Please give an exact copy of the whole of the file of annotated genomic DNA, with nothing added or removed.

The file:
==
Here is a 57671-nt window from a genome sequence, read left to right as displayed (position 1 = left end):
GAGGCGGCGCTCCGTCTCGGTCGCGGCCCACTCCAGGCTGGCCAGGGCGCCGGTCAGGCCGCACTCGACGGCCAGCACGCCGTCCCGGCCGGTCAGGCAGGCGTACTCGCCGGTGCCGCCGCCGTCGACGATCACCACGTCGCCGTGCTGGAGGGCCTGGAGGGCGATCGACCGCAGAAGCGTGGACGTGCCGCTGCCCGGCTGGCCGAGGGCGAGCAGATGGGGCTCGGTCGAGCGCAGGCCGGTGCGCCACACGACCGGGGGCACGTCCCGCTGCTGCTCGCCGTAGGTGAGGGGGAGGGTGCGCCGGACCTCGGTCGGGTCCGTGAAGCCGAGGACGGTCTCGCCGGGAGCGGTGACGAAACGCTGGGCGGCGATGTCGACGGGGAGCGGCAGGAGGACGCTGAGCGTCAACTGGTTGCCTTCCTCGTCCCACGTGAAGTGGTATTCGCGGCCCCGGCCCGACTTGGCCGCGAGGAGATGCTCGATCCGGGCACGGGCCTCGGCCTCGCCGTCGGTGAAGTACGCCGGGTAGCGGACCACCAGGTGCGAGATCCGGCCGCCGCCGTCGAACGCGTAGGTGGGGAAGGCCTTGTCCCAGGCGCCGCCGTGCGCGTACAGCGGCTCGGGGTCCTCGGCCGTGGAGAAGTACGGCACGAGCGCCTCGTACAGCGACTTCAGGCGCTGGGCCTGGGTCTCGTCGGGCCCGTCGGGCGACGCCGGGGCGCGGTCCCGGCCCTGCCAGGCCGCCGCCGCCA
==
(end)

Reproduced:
Here is a 57671-nt window from a genome sequence, read left to right as displayed (position 1 = left end):
GAGGCGGCGCTCCGTCTCGGTCGCGGCCCACTCCAGGCTGGCCAGGGCGCCGGTCAGGCCGCACTCGACGGCCAGCACGCCGTCCCGGCCGGTCAGGCAGGCGTACTCGCCGGTGCCGCCGCCGTCGACGATCACCACGTCGCCGTGCTGGAGGGCCTGGAGGGCGATCGACCGCAGAAGCGTGGACGTGCCGCTGCCCGGCTGGCCGAGGGCGAGCAGATGGGGCTCGGTCGAGCGCAGGCCGGTGCGCCACACGACCGGGGGCACGTCCCGCTGCTGCTCGCCGTAGGTGAGGGGGAGGGTGCGCCGGACCTCGGTCGGGTCCGTGAAGCCGAGGACGGTCTCGCCGGGAGCGGTGACGAAACGCTGGGCGGCGATGTCGACGGGGAGCGGCAGGAGGACGCTGAGCGTCAACTGGTTGCCTTCCTCGTCCCACGTGAAGTGGTATTCGCGGCCCCGGCCCGACTTGGCCGCGAGGAGATGCTCGATCCGGGCACGGGCCTCGGCCTCGCCGTCGGTGAAGTACGCCGGGTAGCGGACCACCAGGTGCGAGATCCGGCCGCCGCCGTCGAACGCGTAGGTGGGGAAGGCCTTGTCCCAGGCGCCGCCGTGCGCGTACAGCGGCTCGGGGTCCTCGGCCGTGGAGAAGTACGGCACGAGCGCCTCGTACAGCGACTTCAGGCGCTGGGCCTGGGTCTCGTCGGGCCCGTCGGGCGACGCCGGGGCGCGGTCCCGGCCCTGCCAGGCCGCCGCCGCCA